It's hard to believe it's been over 18 years since we said goodbye to the
HondaAcura CL. The luxury midsize coupe from Honda's Acura brand went into production in 1996, the year after the Acura Legend was discontinued, and had a reputation for exceptional reliability.
While some thought the 1997 Honda Acura CL looked too much like the
Honda Accord, its athletic performance and reliability made it worthy of consideration. Today, we're taking a look back at the Acura CL. If you're searching for a great used coupe, it's definitely worth a closer look.
The 1997 Acura CL
Acura was a newcomer in the back half of the ‘90s. Known for innovative design and ergonomics, the new Honda brand did some shuffling early on. Early models like the
Integra, Legend, and Vigor didn't last very long. And in the middle of that shuffle, Acura introduced the CL.
The CL was a sporty coupe that built on the modest success of Integra as a luxury and performance car. According to
Edmunds, the target audience was boomers with newly empty nests.
1997 Acura CL performance
Based on the highly reliable Honda Accord, the CL offered the same engine, platform, and suspension. The 2.2CL was powered by a VTEC engine that got 145 horsepower. Its double-wishbone suspension helped to give it a more athletic performance.
According to Canada's
Driving, the VTEC engine was a 2.2-liter and paired with a five-speed manual transmission. A four-speed automatic transmission was also available, but it dampened the car's performance. The automatic transmission configuration worked great, however, with the optional 3.0-liter V6 engine.
The CL offers variable-assist rack-and-pinion steering with nice feedback. There is an anti-lock brake system along with 16-inch wheels. Its ride is stiff given the unit-body construction with rear-wheel arch extenders and a strut tower bar.
A sharp-looking coupe for a great price
One big draw for the 1997 Acura CL is its appearance. While it's a sharp-looking car, it resembles the Accord too much for some tastes.
Yes, it resembles the Accord, but the Acura is more upscale with leather covering the door panels, seats, and steering wheel. The sheet metal used was visually appealing but didn't really set it apart from the Accord. It has a boat-tail rear end, which isn't everyone's cup of tea.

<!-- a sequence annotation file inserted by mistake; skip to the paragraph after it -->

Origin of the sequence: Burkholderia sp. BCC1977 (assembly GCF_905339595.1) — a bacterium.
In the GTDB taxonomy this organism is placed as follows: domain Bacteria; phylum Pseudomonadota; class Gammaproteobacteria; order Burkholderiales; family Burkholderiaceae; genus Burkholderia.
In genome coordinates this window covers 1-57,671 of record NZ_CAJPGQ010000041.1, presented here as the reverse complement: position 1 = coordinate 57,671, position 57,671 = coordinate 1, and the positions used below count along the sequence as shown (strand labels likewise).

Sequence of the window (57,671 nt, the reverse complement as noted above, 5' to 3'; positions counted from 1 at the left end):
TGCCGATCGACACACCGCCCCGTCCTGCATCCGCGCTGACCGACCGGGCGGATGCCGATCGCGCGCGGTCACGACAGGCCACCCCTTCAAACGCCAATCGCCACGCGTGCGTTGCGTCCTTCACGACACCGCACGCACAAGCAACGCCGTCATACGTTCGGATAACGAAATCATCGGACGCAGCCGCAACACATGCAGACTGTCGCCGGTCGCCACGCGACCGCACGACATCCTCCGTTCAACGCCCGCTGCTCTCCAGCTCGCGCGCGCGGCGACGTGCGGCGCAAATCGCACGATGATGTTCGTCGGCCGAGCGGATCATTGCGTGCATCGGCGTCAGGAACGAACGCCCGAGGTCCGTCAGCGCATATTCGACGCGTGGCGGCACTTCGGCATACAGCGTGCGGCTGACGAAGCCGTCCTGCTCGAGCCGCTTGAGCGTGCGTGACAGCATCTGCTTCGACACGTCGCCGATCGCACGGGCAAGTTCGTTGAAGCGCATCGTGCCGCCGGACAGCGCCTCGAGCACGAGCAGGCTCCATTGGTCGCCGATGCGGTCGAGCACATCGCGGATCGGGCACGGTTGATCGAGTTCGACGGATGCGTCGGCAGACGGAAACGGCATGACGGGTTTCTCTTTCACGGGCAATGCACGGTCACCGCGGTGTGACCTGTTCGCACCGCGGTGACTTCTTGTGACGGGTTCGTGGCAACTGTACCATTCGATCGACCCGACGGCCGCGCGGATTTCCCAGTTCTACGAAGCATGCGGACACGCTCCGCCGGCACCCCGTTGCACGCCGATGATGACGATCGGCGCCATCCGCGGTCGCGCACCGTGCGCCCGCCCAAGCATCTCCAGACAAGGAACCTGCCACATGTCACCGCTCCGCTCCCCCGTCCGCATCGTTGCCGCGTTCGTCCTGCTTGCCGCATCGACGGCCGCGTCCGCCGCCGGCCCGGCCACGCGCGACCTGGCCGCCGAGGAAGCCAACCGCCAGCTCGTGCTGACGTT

The posh interior is what really sets it apart. Its cabin is well-appointed and minimalist with an organized dash. It's well-insulated against engine and road noise even when accelerating.
There's decent room in the back for adults and an impressive Bose stereo system for quality sound. It also has a power-adjustable driver's seat with automatic climate control, cruise control, and tilt steering.
Back in the day, you could buy a base model CL for just under that you'd pay for a top-shelf Accord. You'd pay a few hundred dollars for Acura badging.
Today, if you're looking for a good used car, you can find a 1997 Acura CL on average for $2,500 according to
NADA. On the low end, you can expect to pay $1,750. On the high end, you might be looking at $4,175.
Regardless of where you stand on its exterior appearance, the 1997 Acura CL's reliability is a huge advantage. Its similarities to the highly reliable Accord ensures that it's a car that you will spend way more time on the road than you will at the mechanic's shop.
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